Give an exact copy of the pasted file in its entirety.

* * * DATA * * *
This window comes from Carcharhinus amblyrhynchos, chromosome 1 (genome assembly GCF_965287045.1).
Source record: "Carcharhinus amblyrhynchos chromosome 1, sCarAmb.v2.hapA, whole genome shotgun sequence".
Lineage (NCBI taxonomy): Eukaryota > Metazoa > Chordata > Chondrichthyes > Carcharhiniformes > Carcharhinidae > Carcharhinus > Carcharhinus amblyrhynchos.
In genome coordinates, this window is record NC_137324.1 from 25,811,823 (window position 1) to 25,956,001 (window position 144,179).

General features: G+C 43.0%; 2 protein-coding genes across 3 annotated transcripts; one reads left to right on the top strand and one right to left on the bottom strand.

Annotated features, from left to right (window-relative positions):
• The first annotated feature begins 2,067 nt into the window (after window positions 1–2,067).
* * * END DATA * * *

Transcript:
This window comes from Carcharhinus amblyrhynchos, chromosome 1 (genome assembly GCF_965287045.1).
Source record: "Carcharhinus amblyrhynchos chromosome 1, sCarAmb.v2.hapA, whole genome shotgun sequence".
Lineage (NCBI taxonomy): Eukaryota > Metazoa > Chordata > Chondrichthyes > Carcharhiniformes > Carcharhinidae > Carcharhinus > Carcharhinus amblyrhynchos.
In genome coordinates, this window is record NC_137324.1 from 25,811,823 (window position 1) to 25,956,001 (window position 144,179).

General features: G+C 43.0%; 2 protein-coding genes across 3 annotated transcripts; one reads left to right on the top strand and one right to left on the bottom strand.

Annotated features, from left to right (window-relative positions):
• The first annotated feature begins 2,067 nt into the window (after window positions 1–2,067).